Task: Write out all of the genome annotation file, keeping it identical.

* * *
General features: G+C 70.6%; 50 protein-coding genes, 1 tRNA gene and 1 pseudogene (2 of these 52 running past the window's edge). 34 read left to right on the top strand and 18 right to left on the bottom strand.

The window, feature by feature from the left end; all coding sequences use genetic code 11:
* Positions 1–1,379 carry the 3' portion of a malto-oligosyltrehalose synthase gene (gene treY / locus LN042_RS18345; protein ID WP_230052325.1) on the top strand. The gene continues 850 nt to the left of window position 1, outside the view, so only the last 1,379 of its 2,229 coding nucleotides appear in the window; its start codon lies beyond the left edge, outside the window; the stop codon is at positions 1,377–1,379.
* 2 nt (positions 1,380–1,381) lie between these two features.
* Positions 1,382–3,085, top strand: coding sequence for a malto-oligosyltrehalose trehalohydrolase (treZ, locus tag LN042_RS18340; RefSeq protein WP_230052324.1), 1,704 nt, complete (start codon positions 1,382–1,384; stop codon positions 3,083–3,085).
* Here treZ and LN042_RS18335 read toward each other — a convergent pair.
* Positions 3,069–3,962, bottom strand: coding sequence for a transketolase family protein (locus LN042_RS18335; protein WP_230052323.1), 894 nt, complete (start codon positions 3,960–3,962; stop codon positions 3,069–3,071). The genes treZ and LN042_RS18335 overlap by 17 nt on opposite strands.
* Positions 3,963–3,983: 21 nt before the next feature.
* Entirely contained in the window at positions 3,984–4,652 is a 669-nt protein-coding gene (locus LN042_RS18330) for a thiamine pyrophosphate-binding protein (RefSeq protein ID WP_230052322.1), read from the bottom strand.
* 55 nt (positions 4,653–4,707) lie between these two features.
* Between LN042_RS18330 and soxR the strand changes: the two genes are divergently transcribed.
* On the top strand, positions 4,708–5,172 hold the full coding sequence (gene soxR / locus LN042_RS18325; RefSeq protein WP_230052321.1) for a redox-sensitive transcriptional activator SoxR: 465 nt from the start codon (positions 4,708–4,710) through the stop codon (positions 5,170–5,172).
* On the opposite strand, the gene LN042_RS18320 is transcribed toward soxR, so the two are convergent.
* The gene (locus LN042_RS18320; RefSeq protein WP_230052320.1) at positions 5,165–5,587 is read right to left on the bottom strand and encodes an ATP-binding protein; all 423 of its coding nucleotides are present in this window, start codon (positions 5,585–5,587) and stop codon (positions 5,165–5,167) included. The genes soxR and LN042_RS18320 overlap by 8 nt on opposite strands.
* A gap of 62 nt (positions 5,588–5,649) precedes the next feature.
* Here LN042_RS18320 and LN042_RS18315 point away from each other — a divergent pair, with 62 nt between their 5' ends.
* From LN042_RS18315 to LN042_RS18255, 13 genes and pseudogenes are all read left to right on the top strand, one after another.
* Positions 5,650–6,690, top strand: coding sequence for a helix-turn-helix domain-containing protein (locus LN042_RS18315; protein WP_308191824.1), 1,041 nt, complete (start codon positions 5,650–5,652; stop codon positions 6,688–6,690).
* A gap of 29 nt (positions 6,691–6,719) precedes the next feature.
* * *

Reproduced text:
General features: G+C 70.6%; 50 protein-coding genes, 1 tRNA gene and 1 pseudogene (2 of these 52 running past the window's edge). 34 read left to right on the top strand and 18 right to left on the bottom strand.

The window, feature by feature from the left end; all coding sequences use genetic code 11:
* Positions 1–1,379 carry the 3' portion of a malto-oligosyltrehalose synthase gene (gene treY / locus LN042_RS18345; protein ID WP_230052325.1) on the top strand. The gene continues 850 nt to the left of window position 1, outside the view, so only the last 1,379 of its 2,229 coding nucleotides appear in the window; its start codon lies beyond the left edge, outside the window; the stop codon is at positions 1,377–1,379.
* 2 nt (positions 1,380–1,381) lie between these two features.
* Positions 1,382–3,085, top strand: coding sequence for a malto-oligosyltrehalose trehalohydrolase (treZ, locus tag LN042_RS18340; RefSeq protein WP_230052324.1), 1,704 nt, complete (start codon positions 1,382–1,384; stop codon positions 3,083–3,085).
* Here treZ and LN042_RS18335 read toward each other — a convergent pair.
* Positions 3,069–3,962, bottom strand: coding sequence for a transketolase family protein (locus LN042_RS18335; protein WP_230052323.1), 894 nt, complete (start codon positions 3,960–3,962; stop codon positions 3,069–3,071). The genes treZ and LN042_RS18335 overlap by 17 nt on opposite strands.
* Positions 3,963–3,983: 21 nt before the next feature.
* Entirely contained in the window at positions 3,984–4,652 is a 669-nt protein-coding gene (locus LN042_RS18330) for a thiamine pyrophosphate-binding protein (RefSeq protein ID WP_230052322.1), read from the bottom strand.
* 55 nt (positions 4,653–4,707) lie between these two features.
* Between LN042_RS18330 and soxR the strand changes: the two genes are divergently transcribed.
* On the top strand, positions 4,708–5,172 hold the full coding sequence (gene soxR / locus LN042_RS18325; RefSeq protein WP_230052321.1) for a redox-sensitive transcriptional activator SoxR: 465 nt from the start codon (positions 4,708–4,710) through the stop codon (positions 5,170–5,172).
* On the opposite strand, the gene LN042_RS18320 is transcribed toward soxR, so the two are convergent.
* The gene (locus LN042_RS18320; RefSeq protein WP_230052320.1) at positions 5,165–5,587 is read right to left on the bottom strand and encodes an ATP-binding protein; all 423 of its coding nucleotides are present in this window, start codon (positions 5,585–5,587) and stop codon (positions 5,165–5,167) included. The genes soxR and LN042_RS18320 overlap by 8 nt on opposite strands.
* A gap of 62 nt (positions 5,588–5,649) precedes the next feature.
* Here LN042_RS18320 and LN042_RS18315 point away from each other — a divergent pair, with 62 nt between their 5' ends.
* From LN042_RS18315 to LN042_RS18255, 13 genes and pseudogenes are all read left to right on the top strand, one after another.
* Positions 5,650–6,690, top strand: coding sequence for a helix-turn-helix domain-containing protein (locus LN042_RS18315; protein WP_308191824.1), 1,041 nt, complete (start codon positions 5,650–5,652; stop codon positions 6,688–6,690).
* A gap of 29 nt (positions 6,691–6,719) precedes the next feature.